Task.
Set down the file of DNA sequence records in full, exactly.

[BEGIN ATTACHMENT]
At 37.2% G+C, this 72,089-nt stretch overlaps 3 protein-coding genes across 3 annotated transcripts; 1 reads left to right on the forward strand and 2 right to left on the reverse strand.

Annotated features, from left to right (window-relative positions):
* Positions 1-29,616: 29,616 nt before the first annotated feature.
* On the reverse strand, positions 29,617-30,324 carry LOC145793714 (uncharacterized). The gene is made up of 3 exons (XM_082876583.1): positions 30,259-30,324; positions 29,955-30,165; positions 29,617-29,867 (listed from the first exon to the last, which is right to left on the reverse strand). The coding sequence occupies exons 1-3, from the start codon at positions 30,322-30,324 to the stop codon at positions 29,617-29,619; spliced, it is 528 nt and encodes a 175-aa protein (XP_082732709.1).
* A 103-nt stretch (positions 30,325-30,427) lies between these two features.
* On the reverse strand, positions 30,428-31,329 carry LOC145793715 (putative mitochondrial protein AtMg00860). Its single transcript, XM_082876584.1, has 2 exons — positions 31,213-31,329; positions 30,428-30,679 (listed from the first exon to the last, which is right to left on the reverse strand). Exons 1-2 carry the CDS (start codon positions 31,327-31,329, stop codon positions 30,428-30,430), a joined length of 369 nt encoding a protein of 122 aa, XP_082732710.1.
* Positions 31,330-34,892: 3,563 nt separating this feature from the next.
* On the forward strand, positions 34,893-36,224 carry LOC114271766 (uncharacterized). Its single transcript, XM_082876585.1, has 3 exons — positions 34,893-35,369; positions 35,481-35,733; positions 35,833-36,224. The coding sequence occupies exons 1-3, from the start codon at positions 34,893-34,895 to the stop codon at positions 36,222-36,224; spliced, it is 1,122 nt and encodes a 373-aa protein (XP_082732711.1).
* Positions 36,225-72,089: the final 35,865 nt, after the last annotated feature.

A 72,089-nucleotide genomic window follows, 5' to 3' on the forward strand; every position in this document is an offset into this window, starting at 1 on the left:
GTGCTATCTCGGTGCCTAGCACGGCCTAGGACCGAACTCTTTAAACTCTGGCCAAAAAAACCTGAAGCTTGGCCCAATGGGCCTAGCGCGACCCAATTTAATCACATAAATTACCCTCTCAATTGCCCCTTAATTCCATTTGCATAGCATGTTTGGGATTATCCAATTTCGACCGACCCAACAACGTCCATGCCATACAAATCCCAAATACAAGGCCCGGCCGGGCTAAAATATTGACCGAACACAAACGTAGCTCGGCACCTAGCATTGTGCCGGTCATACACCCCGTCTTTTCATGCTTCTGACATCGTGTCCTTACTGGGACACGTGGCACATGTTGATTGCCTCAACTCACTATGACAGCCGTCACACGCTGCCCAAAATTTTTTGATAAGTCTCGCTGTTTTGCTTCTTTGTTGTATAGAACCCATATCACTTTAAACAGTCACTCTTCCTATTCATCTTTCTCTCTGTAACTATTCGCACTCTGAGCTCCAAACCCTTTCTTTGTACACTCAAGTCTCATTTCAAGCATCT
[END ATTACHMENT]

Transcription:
At 37.2% G+C, this 72,089-nt stretch overlaps 3 protein-coding genes across 3 annotated transcripts; 1 reads left to right on the forward strand and 2 right to left on the reverse strand.

Annotated features, from left to right (window-relative positions):
* Positions 1-29,616: 29,616 nt before the first annotated feature.
* On the reverse strand, positions 29,617-30,324 carry LOC145793714 (uncharacterized). The gene is made up of 3 exons (XM_082876583.1): positions 30,259-30,324; positions 29,955-30,165; positions 29,617-29,867 (listed from the first exon to the last, which is right to left on the reverse strand). The coding sequence occupies exons 1-3, from the start codon at positions 30,322-30,324 to the stop codon at positions 29,617-29,619; spliced, it is 528 nt and encodes a 175-aa protein (XP_082732709.1).
* A 103-nt stretch (positions 30,325-30,427) lies between these two features.
* On the reverse strand, positions 30,428-31,329 carry LOC145793715 (putative mitochondrial protein AtMg00860). Its single transcript, XM_082876584.1, has 2 exons — positions 31,213-31,329; positions 30,428-30,679 (listed from the first exon to the last, which is right to left on the reverse strand). Exons 1-2 carry the CDS (start codon positions 31,327-31,329, stop codon positions 30,428-30,430), a joined length of 369 nt encoding a protein of 122 aa, XP_082732710.1.
* Positions 31,330-34,892: 3,563 nt separating this feature from the next.
* On the forward strand, positions 34,893-36,224 carry LOC114271766 (uncharacterized). Its single transcript, XM_082876585.1, has 3 exons — positions 34,893-35,369; positions 35,481-35,733; positions 35,833-36,224. The coding sequence occupies exons 1-3, from the start codon at positions 34,893-34,895 to the stop codon at positions 36,222-36,224; spliced, it is 1,122 nt and encodes a 373-aa protein (XP_082732711.1).
* Positions 36,225-72,089: the final 35,865 nt, after the last annotated feature.

A 72,089-nucleotide genomic window follows, 5' to 3' on the forward strand; every position in this document is an offset into this window, starting at 1 on the left:
GTGCTATCTCGGTGCCTAGCACGGCCTAGGACCGAACTCTTTAAACTCTGGCCAAAAAAACCTGAAGCTTGGCCCAATGGGCCTAGCGCGACCCAATTTAATCACATAAATTACCCTCTCAATTGCCCCTTAATTCCATTTGCATAGCATGTTTGGGATTATCCAATTTCGACCGACCCAACAACGTCCATGCCATACAAATCCCAAATACAAGGCCCGGCCGGGCTAAAATATTGACCGAACACAAACGTAGCTCGGCACCTAGCATTGTGCCGGTCATACACCCCGTCTTTTCATGCTTCTGACATCGTGTCCTTACTGGGACACGTGGCACATGTTGATTGCCTCAACTCACTATGACAGCCGTCACACGCTGCCCAAAATTTTTTGATAAGTCTCGCTGTTTTGCTTCTTTGTTGTATAGAACCCATATCACTTTAAACAGTCACTCTTCCTATTCATCTTTCTCTCTGTAACTATTCGCACTCTGAGCTCCAAACCCTTTCTTTGTACACTCAAGTCTCATTTCAAGCATCT